210 Annals of Glaciology 49 2008 A comparison of measurement methods: terrestrial laser scanning, tachymetry and snow probing for the determination of the spatial snow-depth distribution on slopes A. PROKOP,1,2 M. SCHIRMER,2 M. RUB,3 M. LEHNING,2 M. STOCKER3 1 Institute of Mountain Risk Engineering, Department of Civil Engineering and Natural Hazards, BOKU – University of Natural Resources and Applied Life Sciences, Peter Jordan Strasse 82, A-1180 Vienna, Austria E-mail: email@example.com 2 WSL Swiss Federal Institute for Snow and Avalanche Research SLF, Fluelastrasse 11, CH-7260 Davos-Dorf, Switzerland ¨ 3 Institute of Geodesy and Photogrammetry, ETH Hoenggerberg, CH-8093 Zurich, Switzerland ¨ ABSTRACT. Determination of the spatial snow-depth distribution is important in potential avalanche- starting zones, both for avalanche prediction and for the dimensioning of permanent protection measures. Knowledge of the spatial distribution of snow is needed in order to validate snow depths computed from snowpack and snowdrift models. The inaccessibility of alpine terrain and the acute danger of avalanches complicate snow-depth measurements (e.g. when probes are used), so the possibility of measuring the snowpack using terrestrial laser scanning (TLS) was tested. The results obtained were compared to those of tachymetry and manual snow probing. Laser measurements were taken using the long-range laser profile measuring system Riegl LPM-i800HA. The wavelength used by the laser was 0.9 mm (near-infrared). The accuracy was typically within 30 mm. The highest point resolution was 30 mm when measured from a distance of 100 m. Tachymetry measurements were carried out using Leica TCRP1201 systems. Snowpack depths measured by the tachymeter were also used. The datasets captured by tachymetry were used as reference models to compare the three different methods (TLS, tachymetry and snow probing). This is the first time that the accuracy of TLS systems in snowy and alpine weather conditions has been quantified. The relative accuracy between the three measurement methods is bounded by a maximum offset of Æ8 cm. Between TLS and the tachymeter the standard deviation is 1 ¼ 2 cm, and between manual probing and TLS it is up to 1 ¼ 10 cm, for maximum distances for the TLS and tachymeter of 300 m. INTRODUCTION with digital photogrammetry (Lichti and others, 2002) have Measuring the spatial snow-depth distribution and the been conducted under laboratory conditions. snowpack volume in alpine conditions is a fundamental In recent years, initial research projects have been carried problem not only for avalanche research but also for out using TLS to monitor spatial changes of the snow depth glaciological and snow hydrology research. Exhaustive field (Bauer and Paar, 2004; Prokop, 2005; Jorg and others, 2006). ¨ inspections of snow depth using snow probes are time- Monitoring small variations caused by snowdrift or melting consuming and not always feasible. over a winter period provides a basis for avalanche Consequently, remote-sensing techniques have been used forecasting. TLS methodology enables monitoring activities (e.g. validation of snow transport models with terrestrial to be performed several times a day, so physically based photogrammetry (Corripio and others, 2004); measurement snowpack models can be evaluated based on precise data of snow depth to estimate snow water equivalence from (Prokop and Teufelsbauer, 2007). aerial frequency-modulated continuous wave (FM-CW) However, detailed conclusions about the possibilities and radar (Yankielun and others, 2004); determination of snow- limitations of TLS under rough alpine weather conditions covered area from satellite data (Rosenthal and Dozier, require a comparison with traditional methods. This evalu- 1996); and assessment of the mass balance of snow ation of TLS was performed within this research project avalanches (Sovilla and others, 2006)). The use of airborne based on tachymetry (the most highly developed measuring laser scanning for snow-depth measurements beneath a technology) and snow probing (sticking a scaled pole variable forest canopy has also been evaluated (Hopkinson vertically into the snowpack at locations of interest by hand and others, 2001). However, a validated and reliable remote and noting the snow depth). Ultrasonic snow-depth meas- sensing of the snow-depth distribution at a high spatial urements, the standard method for measuring snow depth at resolution has not yet been attained. Terrestrial laser single points, were also employed to obtain comparative scanning (TLS) methodology was chosen to fulfil the data. Tachymeter datasets were used as reference models. accuracy requirements of potential avalanche-starting zones, where a 30 cm difference in snow depth is critical MEASUREMENTS for triggering avalanches. Most of the available terrestrial laser scanners measure ranges to objects of up to several Instrumentation hundred metres, with a single-point accuracy of 1 ¼ 1.4– Reflectance of the snowpack surface depends on laser 15 mm at 50 m (Ingensand, 2006). Detailed investigations of wavelength and grain size in the surface layer of the TLS accuracy (Boehler and Marbs, 2002) and comparison snowpack. In order to achieve comparable results, the Prokop and others: Determining spatial snow-depth distribution on slopes 211 Table 1. Technical parameters of the instruments used Criterion Unit TLS Tachymeter Instrument used Riegl LPM-i800ha Leica TCRP1201 Wavelength nm 900 670 reflectorless Maximal range m 800 500 Range accuracy 1 mm + ppm 15 + 20 3+2 Angular accuracy 1 8 0.009 0.00027 3-D point accuracy at 500 m (disregarding registration) mm <100 <10 Beam size (V Â H) at 100 m mm 130 Â 130 12 Â 40 at 500 m mm 650 Â 650 60 Â 200 Scan speed pts s–1 1000 1/6 Inclination sensor no yes CCD* camera yes no Approx. weight (excluding tripod) kg 15 5.8 Reproducibility good moderate Expressiveness of data in terms of details good marginal in terms of changes in object space moderate marginal * Charge-coupled device. duration of a scan was limited to 2 hours. Thereby, it was METHODOLOGY possible to limit changes in meteorological conditions and Data acquisition resultant snowpack metamorphosis that might interfere with comparison of the different measurement methods. The To analyze the different methods, several measurements of obtainable resolution of the target is also determined by the the snowpack surface were performed and snow-depth technical capability of the device. Higher-resolution laser differences were compared. The snow depth was deter- measurements provide better comparison capabilities in mined at different times of day between 12 February and terms of smaller interpolation errors, when building a digital 9 March 2007. This period was chosen in order to avoid the surface model. Typically, measured areas of interest for snow scanning of wet snow surfaces, which would reduce the and avalanche research are difficult to reach and are at least laser intensity depending on the range of the target and on 500 m in length. The scanning range of the device must the angle of incidence (Prokop, 2005). measure up to this range in order to be considered a viable Three subareas of investigation were chosen within the measurement option. SLF test site at Weissfluhjoch, Davos, Switzerland In accordance with the above-mentioned guidelines, the ($2540 m a.s.l.; Fig. 1). Subarea 1 was located $20–80 m Riegl LPM-i800HA long-range laser scanner was chosen. from the scanner position, and two ultrasonic snow-depth The laser wavelength of 0.9 mm allows distances up to 800 m sensors and a snow-depth gauge were used for the to be observed with a reflectance of 80%. The laser beam comparison. Subarea 2 was located $180–310 m from the reflectance is dependent on snow grain sizes (Painter and scanner position. Most of the evaluation was carried out Dozier, 2004) and snow wetness (Prokop, 2005). In previous here, with 95 bamboo sticks inserted into the snowpack as studies, it was not possible to detect infiltration of the laser markers to ensure the accuracy of measurement positions. beam into the snowpack at this wavelength (Prokop, 2005). All three measurement methods – probing, tachymetry and The scanning speed of 1000 Hz made it possible to scan the laser measurement – were carried out at these 95 points, chosen test areas within 2 hours, when using the highest providing the dataset for analysis. In addition, low-resolution resolution of 30 mm at a target range of 100 m. tachymetry raster scans of subarea 2 allowed comparisons to Without the use of a retro-reflector, the Riegl LPM- laser scans. Subarea 3 was located $305–450 m from the i800HA calculates the distance to the surface based on the scanner position. Nine scaled poles were placed into the test time-of-flight method. For Riegl instruments, the laser signal site, while changes in snow depth were estimated using is pulsed, i.e. the time of flight is evaluated by measuring the binoculars. Later observations were then used for com- time interval between transmitting a short pulse and parison with the long-range laser scanner. receiving its backscatter. Changes in snow depth observed by the different methods Tachymetry measurements were observed using Leica were compared. Absolute-depth values were also compared TCRP1201 systems. Some measurements were taken to- between TLS and the tachymetry survey. To compare these wards retro-reflective targets (three-dimensional (3-D) point methods and the different measurements produced, geo- accuracy below 1 ¼ 5 mm), but most of the data were referencing of data is required. Georeferencing, or the so- collected in a reflectorless mode, which typically achieves called registration of TLS, is the process of transforming a 3-D point accuracies below 10 mm. point cloud, in the local scanner coordinate system, into a In comparing TLS with the tachymeter, Table 1 outlines reference coordinate system. The transformation is described the most important technical parameters of the instruments by three translational and three rotational parameters, used. These data are only valid for the instruments used in requiring a rigid geodetic network encompassing several the present study. tie points (reference points). This becomes crucial for long- 212 Prokop and others: Determining spatial snow-depth distribution on slopes Fig. 1. Map of test site location. term observation, where the reference system needs to be (DSMs) of the snow cover were produced from the scanned stable. Requirements of the network included: point cloud. Distances of points measured by tachymetry were also computed vertically to the snow-cover DSMs. In 1. stability for long-term use; order to provide comparable DSMs, the following three 2. sufficient spatial distribution to ensure a sufficient significant data post-processing steps were executed: registration; 1. data quality check; 3. sufficient tie points; 2. data filtering; 4. single-point accuracy of tie-point coordinates; 3. triangulation of the point clouds to surfaces. 5. reliability of tie-point coordinates. Data quality was ensured by controlling the registration The geodetic network was observed from three positions, accuracy. Based on experience and our requirements, the which had also been determined with the differential global registration of the specific scan had to be within a 3-D positioning system (GPS). The set-up ensured increased accuracy of 1 ¼ 30 mm. redundancy and, hence, the reliability of the single-tie-point Since the registration accuracy does not always expose coordinates. However, the tie points were used to register all misalignment of the scan, all scans were manually reviewed scan positions in the same reference system. Assuming by the operator with respect to a reference scan. Misaligned diminished accuracies or probable systematic errors during scans could be easily detected and eventually removed for the registration process may result in large displacements or further processing. A total of 23% of all scans had to be misalignment between compared datasets. removed due to data gaps (caused by the weather) or because they did not meet the above-mentioned requirements. Post-processing To produce DSMs of the snow surface, any data above the Measurements obtained from manual probing are taken in surface that did not belong to the snowpack were removed the vertical direction. For comparative purposes, the snow (e.g. data acquired using the bamboo sticks in subarea 2 or depth needs to be similarly extracted from the scans and ultrasonic sensors in subarea 1). A simple Geographical In- tachymetry data. For this reason, digital surface models formation System (GIS) application was used to filter the data. Prokop and others: Determining spatial snow-depth distribution on slopes 213 Fig. 2. The triangulated scan captured by the TLS, used as a reference while the tachymeter raster is set as a test. Single-point depth deviation is shown in the histogram (scale: meters). The main goal was to prevent manipulation of point data on MATLABTM routine was written. Thereby, the triangulation of the snow surface, while removing, as far as possible, all data the point data was generated using Delauney algorithms, that did not belong to it. This method is comparable to a 2.5- whereas the difference in depth was computed on the z axis dimensional (2.5-D) filter, which is used to filter airborne from point to surface. scanning data and, in particular, to remove vegetation and buildings in the creation of digital terrain models, so that only one point (usually the lowest point) remains for the same x,y RESULTS AND DISCUSSION coordinates (Kobler and others, 2007). Using the filtered data, it was possible to generate DSMs Comparison of TLS, tachymetry and probing by triangulation. The triangulation process was executed (subarea 2) within the scanner software RiPROFILE (http://www.riegl.- The comparison of TLS, tachymetry and manual probing was com). Further processing steps were performed in Geomagic based on data measured in subarea 2. This subarea was Qualify version 8 (http://www.geomagic.com), a software simultaneously scanned by TLS and tachymeter, and package often used in reverse engineering, quality inspec- absolute depth values were compared. The tachymeter was tion and analysis applications. It offers 3-D comparisons, as placed slightly closer to the subarea than the TLS. Both well as a 3-D visualization, of surfaces and point clouds. The positions are depicted in Figure 1. The tachymeter raster software was used to obtain fast visualizations of scan encompasses 420 points and has a constant angular step comparisons of depth offsets. It also enables the user to width of 1.88, so the raster size varies within the subarea. generate several quality reports. Compared to ArcGIS and The raster has a minimum size of 3 m (at the bottom of the other GIS software packages, one of its benefits is that the area) and increases in larger ranges up to 10 m. The scan comparison algorithm works three-dimensionally. However, resolution of the TLS was set to 0.0188, resulting in a RiPROFILE and Geomagic lack transparent information minimum raster size of 0.06 m in the southern part and about the algorithms used to compute triangulation and 0.1 m in the northern part of the subarea. comparisons. In other words, the software does not give the Figure 2 shows the comparison, in which the triangulated user precise information on how values have been derived. TLS surface acts as a reference, and the points observed by To back up the conclusion drawn from these comparisons, a the tachymeter are set as a test. Depth deviations show a 214 Prokop and others: Determining spatial snow-depth distribution on slopes Fig. 3. The reproducibility test was executed with two scans, which have been registered individually. The scans were taken during the same day with a time delay of 3.5 hours ((a) and (b) show different cases on different days). Each case consists of two scans: a scan taken at 0900 h acts as a reference scan, whereas a scan at 1315 h is taken as a test scan (scale: meters). mean of 2.8 cm, with a standard deviation of 2.2 cm. The The TLS is misaligned with respect to the reference points captured by the tachymeter generally lie slightly system, which would also cause a misalignment against above the triangulated scan. In comparing these two the tachymeter (see comparison in Fig. 3a). datasets, a specific type of systematic error is visible. These hypotheses were also arrived at by analyzing the Despite some outliers, the tachymeter points lie closest to 12 datasets, which were used to compare TLS with the scan (some even below it) in the southeastern part of the tachymetry. The mean depth deviation ranged in a subarea. Moving diagonally northwestwards, an increasing bandwidth of Æ8 cm, while the standard deviation was depth deviation is visible. Since the gradient of these in- constantly approximately 1 ¼ 2 cm. In most comparisons, creasing depth deviations points to the tachymeter station, there is a systematic error mainly caused by misalignment the following hypotheses could be supported: of the TLS with respect to the reference system. The results Different distances and angles of incidence affect the of the scanner misalignment are clearly shown in a accuracy of tachymeter and laser data. reproducibility test. Reproducibility is defined as the closeness of two results of measurements based on the Problems occur when measuring reflectorless distances same object carried out under changed measurement on snow using the tachymeter. conditions. In this case, the changed conditions included Fig. 4. Comparison of manual probing with TLS measurements. (a) One laser scan per day was compared with manual probing. (b) Typical behaviour of the manual probing error in comparison to TLS. Mean deviation is 0.046 m; standard deviation is 0.124 m. Prokop and others: Determining spatial snow-depth distribution on slopes 215 Fig. 5. Comparison of laser and ultrasonic measurements by plotting snow-depth changes against time (dd.mm.yyyy). differences in scanner set-up, meteorology, time of day and CONCLUSIONS separate registration. Figure 3a shows a tilt axis vertically For the first time, a comparative study has given a detailed orientated in the middle of the scan. This is caused by quantification of the accuracy with which TLS, tachymetry misalignment of one of the scans, which results in a depth and manual probing determine relative snow depths on deviation of 1 ¼ 4 cm. With increasing distance from the slopes. Knowledge of the spatial and temporal distribution of tilt axis, depth deviation also increases. This outcome was snow depth is a key parameter in the assessment of confirmed by the reproducibility test in subarea 3. The nine avalanche hazards. The possibilities of measuring the spatial other reproducibility tests showed similar results. Figure 3b snow-depth distribution on slopes using TLS technology shows offsets of up to 8 cm between the scans, which are have been shown in previous studies, but a detailed assumed to be caused by misalignment of the scanner. investigation of accuracy limitations has been missing until Deviations between TLS and tachymetry are in the same this project. To deliver reliable conclusions, it was necessary range as in the reproducibility test. to measure under real mountainous conditions, so guide- A comparison of 15 manual ground-probing datasets with lines can be drawn for potential new users. TLS was executed at the 95 bamboo sticks recording The results clearly showed that TLS is a powerful changes in snow depth. The mean snow-depth changes technology for measuring the spatial snow-depth distri- correlated well between different methods, as shown in bution quickly (scanning time <2 hours) and with a high Figure 4a. The results must be interpreted according to the point resolution. The accuracy of the laser measurement reproducibility test described above. The mean standard showed a mean deviation to the tachymetry survey of deviations, however, are significantly over 1 ¼ 10 cm (cf. maximum values of Æ8 cm and a mean value of 4.5 cm, histograms in Figs 2 and 4b). whereas the standard deviation was approximately 1 ¼ 2 cm at distances up to 300 m. On the one hand, the Comparison of TLS and ultrasonic measurements systematic error detected is caused by misalignment during A comparison of TLS and ultrasonic measurements was registration. On the other hand, external forces (e.g. wind or conducted using data measured in subarea 1. A snow-depth solar radiation) influenced the laser device, which had been gauge reading was also used. Snow-depth variations were mounted on a tripod. When using an entirely fixed mounting computed based on scans performed on different days over a for the laser device and a protection against external forces, specific time period, carried out in accordance with the the standard deviation error is likely to be reduced. methodology explained above. Thereafter, these variations However, it is not possible to determine small, time- were compared with the snow depth measured by the dependent changes in snow depth using this particular laser ultrasonic sensors and the gauge. Figure 5 shows the device and the same methodology due to: changes in snow depth with time that were measured using the different methods. The results show similarities with the 1. errors in the registration process (according standard comparison between tachymetry and TLS. The mean devi- deviations of approximately 2 cm), ation of snow-depth changes was 1 ¼ 5 cm. Figure 5 also 2. beam diameter (13 cm at 100 m), which is linearly shows an error due to the large angle of incidence of the increasing with distance, and laser beam, which occurs even at small distances to the target. Nevertheless, the trend of gaining or losing snow 3. resolution of the point cloud data (3 cm at 100 m from depth was clearly determined by TLS. the scanner position; this value increases with increasing The data acquired in subarea 3 from a visual reading of angles of incidence). scaled poles could not be used as a quality check, as the accuracy of the visual read-off by binoculars was not The laser measurement has major advantages over manual satisfactory. probing, which, as well as being a time-consuming and 216 Prokop and others: Determining spatial snow-depth distribution on slopes potentially dangerous method, is one with which limited ´ Corripio, J.G., Y. Durand, G. Guyomarc’h, L. Merindol, D. Lecorps accuracy is achievable, with a mean standard deviation of ´ and P. Pugliese. 2004. Land-based remote sensing of snow for >10 cm. No conclusion can be drawn about the accuracy of the validation of a snow transport model. Cold Reg. Sci. the tachymetry survey. Tachymetry was used as the reference Technol., 39(2–3), 93–104. Hopkinson, C. and 10 others. 2001. Mapping the spatial distri- model due to the long history and proven accuracy of the bution of snowpack depth beneath a variable forest canopy technology. As a time-consuming method with low reach- using airborne laser altimetry. In Hardy, J. and S. Frankenstein, able point densities and limitations in the possible measured eds. Proceedings of the 58th Eastern Snow Conference, 17–19 ranges to the target, tachymetry appears to be unsuitable for May 2001, Ottawa, Ontario, Canada. Hanover, NH, US Army measuring spatial dimensions of snowpacks. Cold Regions Research and Engineering Laboratory, 253–264. TLS was the most efficient method for measuring the Ingensand, H. 2006. Methodological aspects in terrestrial laser- spatial distribution of snow depths. Loading of slopes scanning technology. In Kahmen, H. and A. Chrzanowski, eds. through new snow and wind, as well as settling of old Proceedings of the 3rd IAG Symposium of Geodesy for snow, can be detected within the above-mentioned accur- Geotechnical and Structural Engineering and 12th FIG Sympo- acy limitations. TLS can be used for numerous applications sium on Deformation Measurements, 22–24 May 2006, Baden, Austria. Vienna, International Association of Geodesy/Inter- in snow and avalanche research (e.g. evaluating physical national Federation of Surveyors. CD-ROM snowdrift or snowpack models). It will also be very useful Jorg, P., R. Fromm, R. Sailer and A. Schaffhauser. 2006. Measuring ¨ for dynamic avalanche research to determine the snow snow depth with a terrestrial laser ranging system. In Proceed- mass displacement after avalanche events. It is therefore ings of the International Snow Science Workshop, 1–6 October necessary to perform scans prior to and after an event, 2006, Telluride, Colorado. Telluride, CO, International Snow which can be executed experimentally. Scans from the Science Workshop, 452–460. CD-ROM. avalanche release zone, runout zone and an avalanche ˇ Kobler, A., N. Pfeifer, P. Ogrinc, L. Todorovski, K. Ostir and track for estimating snow entrainment will contribute ˇ S. Dzeroski. 2007. Repetitive interpolation: a robust algorithm significantly to improving the parameters of dynamic for DTM generation from Aerial Laser Scanner Data in forested avalanche models. terrain. Remote Sens. Environ., 108(1), 9–23. Lichti, D.D., S.J. Gordon, S.J. Stewart, M.P. Franke and M. Tsakiri. 2002. Comparison of digital photogrammetry and laser scan- ning. In Boehler, W., ed. Proceedings of the CIPA WG 6 ACKNOWLEDGEMENTS International Workshop on Scanning for Cultural Heritage This work was partially funded by the Swiss National Recording, 1–2 September 2002, Corfu, Greece. International Science Foundation and the Swiss Federal Office of the Society for Photogrammetry and Remote Sensing/International Environment. We thank P. Thee for two tachymetry measure- Committee for Documentation of Cultural Heritage, 39–44. ments. M. Rub and M. Stocker thank H. Ingensand, head of Painter, T.H. and J. Dozier. 2004. The effect of anisotropic the group for Metrology and Engineering Geodesy at ETH reflectance on imaging spectroscopy of snow properties. Remote Zurich, for agreeing to this international research project. ¨ Sens. Environ., 89(4), 409–422. We also thank H.M. Zogg for support during the project, and Prokop, A. 2005. Hangbezogene Ermittlung der flachigen Schnee- ¨ hohenverteilung mittels Laserscanners. Wildbach- und Law- ¨ the anonymous reviewers whose comments substantially inenverb. 154. helped to improve the paper. Prokop, A. and H. Teufelsbauer. 2007. Die flachige Schneehohen- ¨ ¨ messung mittels terrestrischer Laserscanner als Grundlage fur ¨ Schneedeckenmodellieurngen. In Bergmeister, K., M. Fiebig, REFERENCES F. Florineth and W. Wu, eds. Proc. 1. Departmentkongress zu Bauer, A. and G. Paar. 2004. Monitoring von Schneehohen mittels ¨ Bautechnik und Naturgefahren, 10. + 11. Mai 2007, Wien. terrestrischem Laserscanner zur Risikoanalyse von Lawinen. In Vienna, Ernst & Sohn Verlag, 44–49. Ingenieurvermessung 2004, 14th International Conference on Rosenthal, W. and J. Dozier. 1996. Automated mapping of montane Engineering Surveying, 15–19 March 2004, Zurich, Switzerland. ¨ snow cover at subpixel resolution from the Landsat thematic Proceedings. Zurich, ETH Zurich. ¨ ¨ mapper. Water Resour. Res., 32(1), 115–130. Boehler, W. and A. Marbs. 2002. 3D scanning instruments. In Sovilla, B., P. Burlando and P. Bartelt. 2006. Field experiments and Boehler, W., ed. Proceedings of the CIPA WG 6 International numerical modelling of mass entrainment in snow avalanches. Workshop on Scanning for Cultural Heritage Recording, 1–2 J. Geophys. Res., 111(F3), F03007. (10.1029/2005JF000391.) September 2002, Corfu, Greece. International Society for Yankielun, N., W. Rosenthal and R.E. Davis. 2004. Alpine snow Photogrammetry and Remote Sensing/International Committee depth measurements from aerial FMCW radar. Cold Reg. Sci. for Documentation of Cultural Heritage. Technol., 40(1–2), 123–134.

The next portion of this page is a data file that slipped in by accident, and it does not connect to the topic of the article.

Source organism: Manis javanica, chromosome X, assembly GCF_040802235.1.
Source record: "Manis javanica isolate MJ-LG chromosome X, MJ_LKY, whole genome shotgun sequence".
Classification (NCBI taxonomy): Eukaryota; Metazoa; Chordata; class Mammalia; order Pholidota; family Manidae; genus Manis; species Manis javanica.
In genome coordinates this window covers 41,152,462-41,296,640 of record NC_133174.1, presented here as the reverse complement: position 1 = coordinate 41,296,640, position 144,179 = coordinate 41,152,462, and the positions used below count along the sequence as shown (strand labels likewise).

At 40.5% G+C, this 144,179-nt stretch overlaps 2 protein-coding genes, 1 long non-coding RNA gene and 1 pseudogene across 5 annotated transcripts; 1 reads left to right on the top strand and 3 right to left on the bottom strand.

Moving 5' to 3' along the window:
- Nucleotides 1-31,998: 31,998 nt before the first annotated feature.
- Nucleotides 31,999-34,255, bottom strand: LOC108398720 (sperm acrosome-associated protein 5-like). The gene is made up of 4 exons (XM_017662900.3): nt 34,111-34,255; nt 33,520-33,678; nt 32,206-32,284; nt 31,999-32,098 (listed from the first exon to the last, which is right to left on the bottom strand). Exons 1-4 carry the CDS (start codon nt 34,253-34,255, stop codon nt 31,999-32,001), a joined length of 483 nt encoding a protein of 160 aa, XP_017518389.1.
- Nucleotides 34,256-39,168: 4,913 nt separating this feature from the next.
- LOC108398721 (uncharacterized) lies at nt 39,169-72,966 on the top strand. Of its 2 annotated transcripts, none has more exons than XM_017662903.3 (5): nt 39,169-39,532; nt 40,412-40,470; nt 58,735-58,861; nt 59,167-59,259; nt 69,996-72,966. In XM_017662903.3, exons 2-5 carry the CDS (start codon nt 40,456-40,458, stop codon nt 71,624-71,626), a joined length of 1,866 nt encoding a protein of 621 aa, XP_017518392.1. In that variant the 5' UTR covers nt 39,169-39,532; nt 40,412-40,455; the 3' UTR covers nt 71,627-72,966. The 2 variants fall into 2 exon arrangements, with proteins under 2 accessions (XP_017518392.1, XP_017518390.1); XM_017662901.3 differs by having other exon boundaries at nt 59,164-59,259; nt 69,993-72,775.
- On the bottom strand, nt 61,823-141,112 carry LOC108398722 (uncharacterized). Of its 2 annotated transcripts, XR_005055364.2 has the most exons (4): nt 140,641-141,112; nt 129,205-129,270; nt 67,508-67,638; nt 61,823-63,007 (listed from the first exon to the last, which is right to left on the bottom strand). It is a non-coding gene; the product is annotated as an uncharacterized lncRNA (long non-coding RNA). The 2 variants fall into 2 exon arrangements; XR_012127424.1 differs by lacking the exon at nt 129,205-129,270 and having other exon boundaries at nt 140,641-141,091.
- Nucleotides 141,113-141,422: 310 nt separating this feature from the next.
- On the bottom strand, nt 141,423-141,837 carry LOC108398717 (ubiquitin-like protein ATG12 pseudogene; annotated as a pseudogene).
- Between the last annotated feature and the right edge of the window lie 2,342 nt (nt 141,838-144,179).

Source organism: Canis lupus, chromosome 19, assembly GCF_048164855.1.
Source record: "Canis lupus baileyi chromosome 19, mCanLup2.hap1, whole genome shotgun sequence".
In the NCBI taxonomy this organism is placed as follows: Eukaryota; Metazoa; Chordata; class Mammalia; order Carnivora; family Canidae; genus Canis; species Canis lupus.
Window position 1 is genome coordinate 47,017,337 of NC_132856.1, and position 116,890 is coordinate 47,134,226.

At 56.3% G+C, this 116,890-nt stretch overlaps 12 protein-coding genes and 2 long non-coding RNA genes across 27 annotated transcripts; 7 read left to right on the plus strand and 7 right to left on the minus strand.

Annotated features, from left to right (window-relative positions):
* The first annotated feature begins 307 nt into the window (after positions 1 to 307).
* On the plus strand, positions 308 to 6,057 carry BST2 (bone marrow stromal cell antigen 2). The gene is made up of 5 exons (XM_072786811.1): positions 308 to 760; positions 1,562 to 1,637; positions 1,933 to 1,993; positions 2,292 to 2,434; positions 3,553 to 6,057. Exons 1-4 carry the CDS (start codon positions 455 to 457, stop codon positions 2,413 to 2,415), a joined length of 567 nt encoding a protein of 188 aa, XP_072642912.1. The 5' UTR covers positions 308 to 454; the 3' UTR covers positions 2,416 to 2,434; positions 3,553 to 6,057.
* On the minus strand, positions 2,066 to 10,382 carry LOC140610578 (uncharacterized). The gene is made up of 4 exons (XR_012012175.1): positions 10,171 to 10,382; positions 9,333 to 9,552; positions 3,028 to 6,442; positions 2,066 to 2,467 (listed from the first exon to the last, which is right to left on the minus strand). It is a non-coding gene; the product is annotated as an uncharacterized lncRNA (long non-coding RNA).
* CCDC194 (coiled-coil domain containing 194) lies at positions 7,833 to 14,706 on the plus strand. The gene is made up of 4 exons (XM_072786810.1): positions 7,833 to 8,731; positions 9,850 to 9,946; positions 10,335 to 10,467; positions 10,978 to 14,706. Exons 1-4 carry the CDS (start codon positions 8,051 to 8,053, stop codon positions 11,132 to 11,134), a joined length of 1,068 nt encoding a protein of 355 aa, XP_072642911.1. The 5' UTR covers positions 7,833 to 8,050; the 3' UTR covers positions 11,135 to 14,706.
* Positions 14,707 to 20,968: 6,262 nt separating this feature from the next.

Pages to are hidden for
"A comparison of measurement methods terrestrial laser scanning"Please download to view full document